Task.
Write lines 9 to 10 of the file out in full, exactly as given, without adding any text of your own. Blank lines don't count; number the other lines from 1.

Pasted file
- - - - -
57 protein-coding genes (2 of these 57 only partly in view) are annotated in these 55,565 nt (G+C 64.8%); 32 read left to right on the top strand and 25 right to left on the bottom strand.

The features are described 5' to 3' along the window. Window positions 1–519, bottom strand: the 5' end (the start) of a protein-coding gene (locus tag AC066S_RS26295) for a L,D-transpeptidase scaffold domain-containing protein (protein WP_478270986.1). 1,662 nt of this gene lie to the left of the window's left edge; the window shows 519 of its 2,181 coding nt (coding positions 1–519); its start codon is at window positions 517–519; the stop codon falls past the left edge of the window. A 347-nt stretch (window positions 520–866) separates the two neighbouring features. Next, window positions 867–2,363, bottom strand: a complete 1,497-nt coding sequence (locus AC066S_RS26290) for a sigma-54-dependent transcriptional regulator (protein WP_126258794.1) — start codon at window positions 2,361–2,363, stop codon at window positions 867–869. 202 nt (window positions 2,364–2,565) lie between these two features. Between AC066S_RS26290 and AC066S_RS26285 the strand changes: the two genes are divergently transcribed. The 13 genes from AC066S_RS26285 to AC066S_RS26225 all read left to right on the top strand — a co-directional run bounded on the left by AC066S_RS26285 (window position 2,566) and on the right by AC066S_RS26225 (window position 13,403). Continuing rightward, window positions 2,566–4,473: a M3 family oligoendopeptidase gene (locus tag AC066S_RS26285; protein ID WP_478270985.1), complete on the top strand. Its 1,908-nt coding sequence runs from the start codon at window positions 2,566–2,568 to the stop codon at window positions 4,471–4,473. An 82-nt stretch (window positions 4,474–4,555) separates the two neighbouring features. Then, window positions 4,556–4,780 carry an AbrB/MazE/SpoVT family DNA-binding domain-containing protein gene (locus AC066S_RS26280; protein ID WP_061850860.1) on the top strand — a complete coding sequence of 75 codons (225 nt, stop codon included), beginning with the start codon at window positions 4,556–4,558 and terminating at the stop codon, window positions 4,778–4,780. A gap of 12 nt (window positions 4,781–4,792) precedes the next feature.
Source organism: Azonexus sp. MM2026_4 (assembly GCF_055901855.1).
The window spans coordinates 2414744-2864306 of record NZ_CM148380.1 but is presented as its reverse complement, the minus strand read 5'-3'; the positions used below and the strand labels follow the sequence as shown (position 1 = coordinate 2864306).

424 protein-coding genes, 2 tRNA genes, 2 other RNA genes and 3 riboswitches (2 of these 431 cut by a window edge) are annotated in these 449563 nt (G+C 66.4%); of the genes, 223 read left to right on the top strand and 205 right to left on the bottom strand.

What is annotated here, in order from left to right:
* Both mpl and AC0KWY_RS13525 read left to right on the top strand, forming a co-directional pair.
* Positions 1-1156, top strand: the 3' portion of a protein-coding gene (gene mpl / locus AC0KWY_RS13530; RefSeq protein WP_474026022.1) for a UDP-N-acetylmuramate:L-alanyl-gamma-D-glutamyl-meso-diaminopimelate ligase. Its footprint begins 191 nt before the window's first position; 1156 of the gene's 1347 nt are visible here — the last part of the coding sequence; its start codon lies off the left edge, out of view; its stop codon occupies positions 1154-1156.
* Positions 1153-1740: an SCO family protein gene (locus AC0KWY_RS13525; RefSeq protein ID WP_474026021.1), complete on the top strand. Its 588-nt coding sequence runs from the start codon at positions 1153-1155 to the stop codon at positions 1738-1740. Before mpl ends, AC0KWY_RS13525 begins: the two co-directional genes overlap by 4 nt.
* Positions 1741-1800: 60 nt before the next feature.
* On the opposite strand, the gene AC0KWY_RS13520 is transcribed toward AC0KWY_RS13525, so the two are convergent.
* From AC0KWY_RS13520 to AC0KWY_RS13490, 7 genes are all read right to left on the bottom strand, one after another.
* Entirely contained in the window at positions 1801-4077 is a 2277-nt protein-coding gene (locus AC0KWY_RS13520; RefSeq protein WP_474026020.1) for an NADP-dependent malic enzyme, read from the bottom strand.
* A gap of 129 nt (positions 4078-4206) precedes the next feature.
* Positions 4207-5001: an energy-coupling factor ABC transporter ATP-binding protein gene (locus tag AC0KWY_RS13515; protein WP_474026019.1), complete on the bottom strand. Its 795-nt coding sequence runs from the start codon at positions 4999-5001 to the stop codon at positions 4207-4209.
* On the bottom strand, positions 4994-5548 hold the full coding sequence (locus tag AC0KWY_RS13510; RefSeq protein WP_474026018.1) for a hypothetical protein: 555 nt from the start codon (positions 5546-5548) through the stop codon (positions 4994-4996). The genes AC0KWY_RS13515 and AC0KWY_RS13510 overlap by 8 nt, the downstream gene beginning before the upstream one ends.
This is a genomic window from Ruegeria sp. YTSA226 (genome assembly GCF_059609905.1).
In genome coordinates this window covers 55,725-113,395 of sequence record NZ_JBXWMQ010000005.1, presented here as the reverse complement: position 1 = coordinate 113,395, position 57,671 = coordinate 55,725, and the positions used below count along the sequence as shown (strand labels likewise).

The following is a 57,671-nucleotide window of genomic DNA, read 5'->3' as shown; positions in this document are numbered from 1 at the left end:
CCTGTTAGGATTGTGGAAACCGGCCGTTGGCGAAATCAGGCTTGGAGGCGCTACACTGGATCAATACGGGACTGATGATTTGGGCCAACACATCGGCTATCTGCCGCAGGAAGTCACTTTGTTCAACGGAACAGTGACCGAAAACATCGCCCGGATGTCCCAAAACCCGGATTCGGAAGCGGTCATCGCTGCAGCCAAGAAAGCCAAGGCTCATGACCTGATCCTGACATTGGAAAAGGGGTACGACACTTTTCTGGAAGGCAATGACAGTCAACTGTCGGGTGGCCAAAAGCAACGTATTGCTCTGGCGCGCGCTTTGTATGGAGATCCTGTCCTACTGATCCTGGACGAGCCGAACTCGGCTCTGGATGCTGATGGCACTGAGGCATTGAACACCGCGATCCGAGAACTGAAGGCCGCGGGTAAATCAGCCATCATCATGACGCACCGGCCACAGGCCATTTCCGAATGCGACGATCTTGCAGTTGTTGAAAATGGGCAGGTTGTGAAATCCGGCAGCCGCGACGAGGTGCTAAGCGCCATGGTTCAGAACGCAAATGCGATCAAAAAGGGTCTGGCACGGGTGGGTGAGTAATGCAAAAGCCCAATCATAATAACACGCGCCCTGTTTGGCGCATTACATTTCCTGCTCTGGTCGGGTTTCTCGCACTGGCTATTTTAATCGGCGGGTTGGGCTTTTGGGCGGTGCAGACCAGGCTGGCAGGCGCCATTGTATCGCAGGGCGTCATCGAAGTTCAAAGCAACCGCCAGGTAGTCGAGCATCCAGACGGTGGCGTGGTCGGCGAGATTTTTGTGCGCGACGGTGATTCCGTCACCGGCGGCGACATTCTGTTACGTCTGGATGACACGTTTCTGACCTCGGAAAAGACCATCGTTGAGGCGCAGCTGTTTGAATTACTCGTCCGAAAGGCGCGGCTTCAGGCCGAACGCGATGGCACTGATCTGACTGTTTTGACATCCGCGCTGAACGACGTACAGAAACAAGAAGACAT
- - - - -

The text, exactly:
* Positions 1153-1740: an SCO family protein gene (locus AC0KWY_RS13525; RefSeq protein ID WP_474026021.1), complete on the top strand. Its 588-nt coding sequence runs from the start codon at positions 1153-1155 to the stop codon at positions 1738-1740. Before mpl ends, AC0KWY_RS13525 begins: the two co-directional genes overlap by 4 nt.
* Positions 1741-1800: 60 nt before the next feature.